A Cultivator -tmp(Genesis 2)

We have here a land that needs some work to be done ({{Genesis 2:5}}) and no one to do that work. And it?s the type of work that the Lord God, that Sovereign King over His creation, wants some participation in. He will do His part, bringing the rain and man is to do his part?to cultivate the ground.

But without man God has no need to bring the rain, instead he causes a mist or flood to rise up from the ground to water the whole surface of the ground. Was this a situation that continued until the flood we?ll discuss at a later time but for now we?re content to see that God has considered a process by which the land is kept fertile until someone comes along to do some work it.

And God handles that immediately by forming man from the dust of the ground and breathing life into his nostrils making him a living being. Man then is not merely a construction of material in some higher form than other material?but he is living and God-breathed. This creation of man stands out from the rest of creation in its intimacy with the Lord God creator who didn?t only state the creation of man?but planned it and was intimately involved in it.

God then furthers His awesome plan by planting a garden toward the east in Eden and placing man in it. This land, fertile and beautiful winds up being the training ground for the Cultivator, God?s Majordomo over the land?Man.

For it is in this garden that God caused every type of beautiful tree to grow and every type of tree that bore fruit all in full blossom. There?s no contradiction here for we see God giving man an example and we also see the early stage of dilemma when in the middle of this garden there are two trees placed: the tree of life and the tree of the knowledge of good and evil. Note that: Two trees in the midst of the garden?not one.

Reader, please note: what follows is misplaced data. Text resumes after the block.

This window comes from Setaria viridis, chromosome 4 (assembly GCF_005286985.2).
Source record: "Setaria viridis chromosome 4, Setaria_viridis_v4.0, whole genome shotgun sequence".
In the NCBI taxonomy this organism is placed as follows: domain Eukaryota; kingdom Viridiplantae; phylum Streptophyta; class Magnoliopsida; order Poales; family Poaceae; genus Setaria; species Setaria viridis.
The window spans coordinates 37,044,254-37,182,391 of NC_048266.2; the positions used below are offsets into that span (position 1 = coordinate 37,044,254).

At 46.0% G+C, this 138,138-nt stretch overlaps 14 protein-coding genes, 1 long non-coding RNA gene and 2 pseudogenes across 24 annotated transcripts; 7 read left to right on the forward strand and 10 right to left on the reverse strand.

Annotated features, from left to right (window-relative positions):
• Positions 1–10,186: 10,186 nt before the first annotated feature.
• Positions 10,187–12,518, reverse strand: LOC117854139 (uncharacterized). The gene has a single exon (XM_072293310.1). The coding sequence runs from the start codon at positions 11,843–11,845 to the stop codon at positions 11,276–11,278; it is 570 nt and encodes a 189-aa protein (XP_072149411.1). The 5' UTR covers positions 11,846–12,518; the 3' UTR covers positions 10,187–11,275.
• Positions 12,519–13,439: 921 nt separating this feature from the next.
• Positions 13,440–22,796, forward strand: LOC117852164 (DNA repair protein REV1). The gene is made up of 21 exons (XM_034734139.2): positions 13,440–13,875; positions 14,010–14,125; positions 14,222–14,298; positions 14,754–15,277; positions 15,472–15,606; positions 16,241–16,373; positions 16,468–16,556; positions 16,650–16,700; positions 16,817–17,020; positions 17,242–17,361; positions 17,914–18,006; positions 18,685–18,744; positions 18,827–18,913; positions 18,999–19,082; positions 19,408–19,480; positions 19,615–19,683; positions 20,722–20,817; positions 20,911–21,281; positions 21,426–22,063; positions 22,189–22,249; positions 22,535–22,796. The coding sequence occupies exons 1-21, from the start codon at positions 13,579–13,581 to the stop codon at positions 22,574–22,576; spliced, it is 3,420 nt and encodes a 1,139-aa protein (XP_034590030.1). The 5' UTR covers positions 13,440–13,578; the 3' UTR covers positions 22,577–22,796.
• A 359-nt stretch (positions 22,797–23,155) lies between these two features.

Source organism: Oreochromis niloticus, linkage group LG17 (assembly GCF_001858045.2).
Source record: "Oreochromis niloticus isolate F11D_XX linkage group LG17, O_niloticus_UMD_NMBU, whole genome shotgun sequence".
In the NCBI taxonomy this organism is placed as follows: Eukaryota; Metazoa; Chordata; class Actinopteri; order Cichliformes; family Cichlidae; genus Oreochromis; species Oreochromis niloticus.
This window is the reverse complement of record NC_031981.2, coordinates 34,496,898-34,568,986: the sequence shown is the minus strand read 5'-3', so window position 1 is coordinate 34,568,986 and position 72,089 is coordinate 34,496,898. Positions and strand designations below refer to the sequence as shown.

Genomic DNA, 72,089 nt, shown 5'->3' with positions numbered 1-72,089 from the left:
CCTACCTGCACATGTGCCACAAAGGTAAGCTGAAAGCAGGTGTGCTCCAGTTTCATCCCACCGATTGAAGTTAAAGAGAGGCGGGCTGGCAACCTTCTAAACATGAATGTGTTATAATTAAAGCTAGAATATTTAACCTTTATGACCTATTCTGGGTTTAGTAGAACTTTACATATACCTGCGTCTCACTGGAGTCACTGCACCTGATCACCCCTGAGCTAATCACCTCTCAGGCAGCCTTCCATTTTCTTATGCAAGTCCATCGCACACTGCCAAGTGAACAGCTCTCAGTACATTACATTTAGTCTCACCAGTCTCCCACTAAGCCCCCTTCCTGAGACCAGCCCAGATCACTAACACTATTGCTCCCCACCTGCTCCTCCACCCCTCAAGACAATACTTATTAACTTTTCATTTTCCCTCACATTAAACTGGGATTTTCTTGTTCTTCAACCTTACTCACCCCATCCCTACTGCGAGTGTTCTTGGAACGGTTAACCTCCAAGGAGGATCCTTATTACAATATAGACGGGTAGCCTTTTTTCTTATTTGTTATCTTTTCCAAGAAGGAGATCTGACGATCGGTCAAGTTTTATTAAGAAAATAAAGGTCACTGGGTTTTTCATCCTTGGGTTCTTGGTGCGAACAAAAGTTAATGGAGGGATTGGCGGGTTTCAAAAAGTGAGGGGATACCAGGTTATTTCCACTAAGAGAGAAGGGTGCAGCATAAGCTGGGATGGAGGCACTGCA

Instead of drawing our attention to those trees the author looks at the river that flows out of Eden to water the entire garden and from there splitting into four major rivers where in some places gold and precious stones were in abundance and in other places may have gone to distant lands. From this place, God?s garden, flowed blessings to the entire surrounding land and in its enclosure, placed there by God, was Man.

And now God gives man access to every tree in the garden except one: the tree of the knowledge of good and evil. Every single tree, even the tree of life, was given so that man could eat freely?but the one tree was given a dire prohibition that it would be wise to take note of.

(1) Don?t eat from the tree of the knowledge of good and evil (2) in the day that you eat from that tree (3) you will definitely die.

That warning is obvious to us but what about Adam?how was he to know what?s death? How was he to know what tree? Did it have a label? And if the tree gives ?knowledge of good and evil? how is Adam to know that going to that tree and eating was a bad thing?he had no knowledge.

The prohibition was against eating from that one tree (which tree) and the consequence was death (whatever that means) in the day (whatever that means) of the eating.

Well we do get to know some things about Adam?s condition: he wasn?t stupid for one. God parades a bunch of beasts of the field before Adam and he names them, no problem. He was smart enough to recognize what God had done to create Eve and manages to make an incredible covenant towards her ?Bone of my bone, flesh of my flesh.? Him and his wife were both naked and not ashamed whereas later, after they eat the fruit they ?knew that they were naked? and hide ({{Gen 3:7}}).

We?ll have to explore what this tree did a little more when we get to the second scene of this section ({{Genesis 3}}) but for now we?ll have to be content seeing that man seemed to have quite a bit of knowledge as it was and God?s definite prohibition seems to imply that He expected man to understand it.

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